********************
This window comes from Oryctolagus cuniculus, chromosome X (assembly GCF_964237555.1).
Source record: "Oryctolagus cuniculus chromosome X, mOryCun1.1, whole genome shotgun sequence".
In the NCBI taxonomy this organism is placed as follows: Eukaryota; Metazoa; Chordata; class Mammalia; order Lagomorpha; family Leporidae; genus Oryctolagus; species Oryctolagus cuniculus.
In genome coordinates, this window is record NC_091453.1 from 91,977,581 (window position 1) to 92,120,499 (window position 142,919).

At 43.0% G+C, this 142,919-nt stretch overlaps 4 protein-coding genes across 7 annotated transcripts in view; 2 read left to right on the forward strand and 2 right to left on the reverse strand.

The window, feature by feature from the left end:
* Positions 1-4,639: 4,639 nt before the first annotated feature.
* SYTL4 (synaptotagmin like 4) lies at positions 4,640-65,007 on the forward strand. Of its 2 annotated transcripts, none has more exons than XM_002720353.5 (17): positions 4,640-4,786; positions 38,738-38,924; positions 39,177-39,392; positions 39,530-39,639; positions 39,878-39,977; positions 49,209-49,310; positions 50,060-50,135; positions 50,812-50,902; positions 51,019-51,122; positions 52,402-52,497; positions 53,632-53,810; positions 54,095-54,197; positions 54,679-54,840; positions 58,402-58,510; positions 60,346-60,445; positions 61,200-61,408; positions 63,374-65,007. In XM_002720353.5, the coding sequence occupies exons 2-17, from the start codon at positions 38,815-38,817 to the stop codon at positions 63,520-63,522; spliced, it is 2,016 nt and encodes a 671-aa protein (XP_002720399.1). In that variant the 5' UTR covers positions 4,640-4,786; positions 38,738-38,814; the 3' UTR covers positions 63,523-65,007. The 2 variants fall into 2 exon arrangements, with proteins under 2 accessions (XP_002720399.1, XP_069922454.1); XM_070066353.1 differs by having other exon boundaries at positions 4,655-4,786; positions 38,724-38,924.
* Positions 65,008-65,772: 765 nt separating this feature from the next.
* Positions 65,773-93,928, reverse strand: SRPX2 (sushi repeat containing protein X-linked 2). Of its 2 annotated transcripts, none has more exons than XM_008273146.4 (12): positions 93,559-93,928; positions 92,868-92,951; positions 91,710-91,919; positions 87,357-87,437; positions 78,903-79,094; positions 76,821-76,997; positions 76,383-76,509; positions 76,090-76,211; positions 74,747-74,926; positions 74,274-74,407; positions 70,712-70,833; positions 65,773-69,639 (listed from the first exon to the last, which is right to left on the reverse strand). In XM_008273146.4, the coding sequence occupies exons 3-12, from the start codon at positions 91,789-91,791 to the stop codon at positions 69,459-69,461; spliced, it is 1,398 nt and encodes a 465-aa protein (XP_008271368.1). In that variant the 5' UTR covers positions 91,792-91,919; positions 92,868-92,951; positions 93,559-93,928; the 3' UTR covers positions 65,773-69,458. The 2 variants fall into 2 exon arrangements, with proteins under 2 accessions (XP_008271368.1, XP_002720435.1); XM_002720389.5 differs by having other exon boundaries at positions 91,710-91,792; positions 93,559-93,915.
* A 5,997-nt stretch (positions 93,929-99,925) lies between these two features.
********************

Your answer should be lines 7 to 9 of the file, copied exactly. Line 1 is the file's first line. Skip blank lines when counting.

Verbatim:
* Positions 1-4,639: 4,639 nt before the first annotated feature.
* SYTL4 (synaptotagmin like 4) lies at positions 4,640-65,007 on the forward strand. Of its 2 annotated transcripts, none has more exons than XM_002720353.5 (17): positions 4,640-4,786; positions 38,738-38,924; positions 39,177-39,392; positions 39,530-39,639; positions 39,878-39,977; positions 49,209-49,310; positions 50,060-50,135; positions 50,812-50,902; positions 51,019-51,122; positions 52,402-52,497; positions 53,632-53,810; positions 54,095-54,197; positions 54,679-54,840; positions 58,402-58,510; positions 60,346-60,445; positions 61,200-61,408; positions 63,374-65,007. In XM_002720353.5, the coding sequence occupies exons 2-17, from the start codon at positions 38,815-38,817 to the stop codon at positions 63,520-63,522; spliced, it is 2,016 nt and encodes a 671-aa protein (XP_002720399.1). In that variant the 5' UTR covers positions 4,640-4,786; positions 38,738-38,814; the 3' UTR covers positions 63,523-65,007. The 2 variants fall into 2 exon arrangements, with proteins under 2 accessions (XP_002720399.1, XP_069922454.1); XM_070066353.1 differs by having other exon boundaries at positions 4,655-4,786; positions 38,724-38,924.
* Positions 65,008-65,772: 765 nt separating this feature from the next.